Have you ever had a day where you ran around all day doing and doing and doing but at the end of the day you felt as though you’d accomplished nothing? This happened to me the other day. As the end of the day approached I had a chance to reflex on the day and I felt that I had failed to get things done at all.
I found myself completely worn out, yet my to do list was still going strong. How could I have failed to get things done so badly? I sat down and tried to deconstruct my day. I found some interesting things.
While I was very busy no doubt, I didn’t get things done because of my approach, not my effort. I found that I was multi-tasking to my detriment. I also had no direction. My mind chose what it wanted to do rather than being told what it needed to do. Here is what I did to change my approach and get things done.
Big Actions – If you could only accomplish one thing each day, what would it be? I ask myself this every day. This one action is the first thing I do when I start my work day. This way, even if the rest of the day goes horribly wrong, I will still have completed at least one very important task.
Nozbe – I use Nozbe as my to do list. I am able to make projects and track each action within the projects. I can also mark items as “next action” so I know what to do next. I have it on my computer, iPad, and iPhone. I typically work on my computer but have Nozbe open on my iPad, checking off items as I get things done.
Big Rocks – If you haven’t heard the story of the Big Rocks, I’ll make a post about it soon. The jist of it is that big rocks are important things in your life while the sand is the less important tasks. If you fill your glass with sand you won’t be able to fit in any big rocks. If you place the big rocks in first however, you can fill in the cracks with sand. The take away is this. Do the important things first, then fill in your day with the less important stuff to get things done.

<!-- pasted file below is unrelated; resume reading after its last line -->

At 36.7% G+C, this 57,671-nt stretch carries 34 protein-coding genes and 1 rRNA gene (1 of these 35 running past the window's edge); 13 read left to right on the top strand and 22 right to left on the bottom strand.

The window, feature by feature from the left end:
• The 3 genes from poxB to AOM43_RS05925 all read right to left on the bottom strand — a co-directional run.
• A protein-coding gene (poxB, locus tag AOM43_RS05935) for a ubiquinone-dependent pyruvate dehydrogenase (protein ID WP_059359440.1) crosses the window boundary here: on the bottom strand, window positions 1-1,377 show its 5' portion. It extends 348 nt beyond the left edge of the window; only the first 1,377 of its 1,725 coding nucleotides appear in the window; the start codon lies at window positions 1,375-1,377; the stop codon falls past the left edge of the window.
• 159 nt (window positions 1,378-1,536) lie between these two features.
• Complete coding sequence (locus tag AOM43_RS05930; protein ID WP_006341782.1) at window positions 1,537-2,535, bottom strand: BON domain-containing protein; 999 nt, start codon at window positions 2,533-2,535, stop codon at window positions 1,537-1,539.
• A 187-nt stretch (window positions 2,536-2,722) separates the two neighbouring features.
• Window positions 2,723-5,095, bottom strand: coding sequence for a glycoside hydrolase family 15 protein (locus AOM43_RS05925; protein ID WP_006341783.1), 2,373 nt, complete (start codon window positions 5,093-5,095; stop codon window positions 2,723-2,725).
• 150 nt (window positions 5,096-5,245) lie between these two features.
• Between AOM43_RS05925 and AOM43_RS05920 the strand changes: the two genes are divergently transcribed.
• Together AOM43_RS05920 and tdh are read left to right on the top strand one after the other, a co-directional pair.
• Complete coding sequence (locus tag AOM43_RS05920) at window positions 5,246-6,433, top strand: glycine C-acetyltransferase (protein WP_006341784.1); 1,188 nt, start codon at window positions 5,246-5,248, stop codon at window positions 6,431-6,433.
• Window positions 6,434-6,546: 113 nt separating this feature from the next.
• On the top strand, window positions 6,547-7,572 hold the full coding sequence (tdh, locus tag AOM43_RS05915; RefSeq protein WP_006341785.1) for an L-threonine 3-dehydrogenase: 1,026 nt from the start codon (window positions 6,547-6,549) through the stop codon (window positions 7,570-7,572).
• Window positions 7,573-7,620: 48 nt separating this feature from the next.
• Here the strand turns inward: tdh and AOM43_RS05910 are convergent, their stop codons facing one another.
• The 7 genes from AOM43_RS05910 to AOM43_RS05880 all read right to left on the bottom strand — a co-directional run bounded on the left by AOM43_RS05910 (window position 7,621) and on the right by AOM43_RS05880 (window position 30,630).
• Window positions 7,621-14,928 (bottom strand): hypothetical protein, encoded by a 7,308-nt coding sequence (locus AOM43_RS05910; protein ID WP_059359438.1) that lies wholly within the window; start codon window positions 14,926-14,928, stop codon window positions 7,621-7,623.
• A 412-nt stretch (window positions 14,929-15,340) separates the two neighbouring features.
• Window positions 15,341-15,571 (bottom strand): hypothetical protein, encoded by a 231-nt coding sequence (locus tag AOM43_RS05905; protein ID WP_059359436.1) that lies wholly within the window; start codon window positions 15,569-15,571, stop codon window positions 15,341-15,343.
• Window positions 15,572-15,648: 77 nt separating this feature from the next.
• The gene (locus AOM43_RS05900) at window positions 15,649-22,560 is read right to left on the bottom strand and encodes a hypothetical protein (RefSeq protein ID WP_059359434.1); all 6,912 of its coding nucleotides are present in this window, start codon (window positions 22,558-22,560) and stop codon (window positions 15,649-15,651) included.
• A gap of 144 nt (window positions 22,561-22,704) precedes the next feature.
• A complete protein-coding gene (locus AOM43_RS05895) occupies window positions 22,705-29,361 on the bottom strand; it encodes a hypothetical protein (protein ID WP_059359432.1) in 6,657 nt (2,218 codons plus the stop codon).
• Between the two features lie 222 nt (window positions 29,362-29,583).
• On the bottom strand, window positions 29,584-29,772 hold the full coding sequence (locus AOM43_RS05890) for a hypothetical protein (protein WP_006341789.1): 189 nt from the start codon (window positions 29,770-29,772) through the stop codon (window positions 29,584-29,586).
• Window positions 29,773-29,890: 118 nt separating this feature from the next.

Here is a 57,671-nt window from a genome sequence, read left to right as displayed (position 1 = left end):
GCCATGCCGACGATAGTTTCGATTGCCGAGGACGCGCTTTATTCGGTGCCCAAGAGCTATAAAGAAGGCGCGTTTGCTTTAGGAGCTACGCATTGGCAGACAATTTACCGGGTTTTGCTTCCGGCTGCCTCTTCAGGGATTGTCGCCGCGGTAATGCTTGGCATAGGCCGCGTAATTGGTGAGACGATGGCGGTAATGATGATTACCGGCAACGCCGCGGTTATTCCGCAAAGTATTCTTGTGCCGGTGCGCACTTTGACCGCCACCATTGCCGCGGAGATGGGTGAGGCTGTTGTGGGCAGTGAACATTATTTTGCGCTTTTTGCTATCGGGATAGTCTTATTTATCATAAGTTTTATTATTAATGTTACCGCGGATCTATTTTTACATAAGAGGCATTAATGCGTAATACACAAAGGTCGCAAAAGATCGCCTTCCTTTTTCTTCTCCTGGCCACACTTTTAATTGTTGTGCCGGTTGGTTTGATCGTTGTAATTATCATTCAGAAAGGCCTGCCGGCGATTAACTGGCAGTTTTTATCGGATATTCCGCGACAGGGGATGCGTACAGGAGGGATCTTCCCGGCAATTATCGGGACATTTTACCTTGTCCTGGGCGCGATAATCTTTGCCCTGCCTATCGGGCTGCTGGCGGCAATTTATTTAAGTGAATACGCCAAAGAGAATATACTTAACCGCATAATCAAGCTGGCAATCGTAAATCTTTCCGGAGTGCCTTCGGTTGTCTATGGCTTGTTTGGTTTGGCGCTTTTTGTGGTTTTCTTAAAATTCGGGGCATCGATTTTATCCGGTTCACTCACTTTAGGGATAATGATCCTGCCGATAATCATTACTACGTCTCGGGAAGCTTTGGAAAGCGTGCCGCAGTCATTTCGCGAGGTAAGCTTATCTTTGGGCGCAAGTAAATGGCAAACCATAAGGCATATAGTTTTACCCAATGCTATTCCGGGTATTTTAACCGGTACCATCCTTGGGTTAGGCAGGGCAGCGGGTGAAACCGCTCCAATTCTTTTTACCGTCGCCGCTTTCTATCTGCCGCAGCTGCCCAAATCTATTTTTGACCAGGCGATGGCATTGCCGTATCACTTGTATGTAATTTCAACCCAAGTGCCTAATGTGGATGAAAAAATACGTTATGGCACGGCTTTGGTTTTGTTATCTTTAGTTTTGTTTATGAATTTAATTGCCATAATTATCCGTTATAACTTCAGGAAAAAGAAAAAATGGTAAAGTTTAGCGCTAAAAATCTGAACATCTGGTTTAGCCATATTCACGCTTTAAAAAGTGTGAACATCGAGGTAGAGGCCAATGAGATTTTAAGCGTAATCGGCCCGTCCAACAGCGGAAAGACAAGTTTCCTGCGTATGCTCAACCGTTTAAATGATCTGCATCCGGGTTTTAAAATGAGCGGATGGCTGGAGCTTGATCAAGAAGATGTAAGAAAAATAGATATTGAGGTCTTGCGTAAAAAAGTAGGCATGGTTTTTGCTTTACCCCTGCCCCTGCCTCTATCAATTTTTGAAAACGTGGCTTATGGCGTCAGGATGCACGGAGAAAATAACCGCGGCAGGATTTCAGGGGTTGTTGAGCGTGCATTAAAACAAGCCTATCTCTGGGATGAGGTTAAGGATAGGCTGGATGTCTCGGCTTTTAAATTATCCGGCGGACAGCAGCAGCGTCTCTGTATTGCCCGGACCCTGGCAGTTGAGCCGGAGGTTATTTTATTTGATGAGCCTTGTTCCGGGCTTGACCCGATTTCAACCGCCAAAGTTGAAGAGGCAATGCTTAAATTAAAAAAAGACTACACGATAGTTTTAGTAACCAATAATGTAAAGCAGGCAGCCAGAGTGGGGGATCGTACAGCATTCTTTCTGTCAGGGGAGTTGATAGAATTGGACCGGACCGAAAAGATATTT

Block Your Day – Make a schedule and fill it with blocks of time for different types of tasks. This will help you to focus your energies on different and new things. For example I spend 30 minutes socializing when I arrive at the office. I then have a 3 hour block of time dedicated to certain types of projects. I have a 1 hour block allocated to reading. I have 1 hour of flex time to spend on side projects after lunch. Another 2 hour block in the afternooon is dedicated to meetings. This forces me to continually change gears.
Following these steps will mix up your day and keep it fresh. It also keeps you focused and gives you direction. All this is what you’re going to need to do to get things done. Now say goodbye to tiresome and unproductive days.
Question: Do you feel like you’re in a rut at work? How might these suggestions help you escape?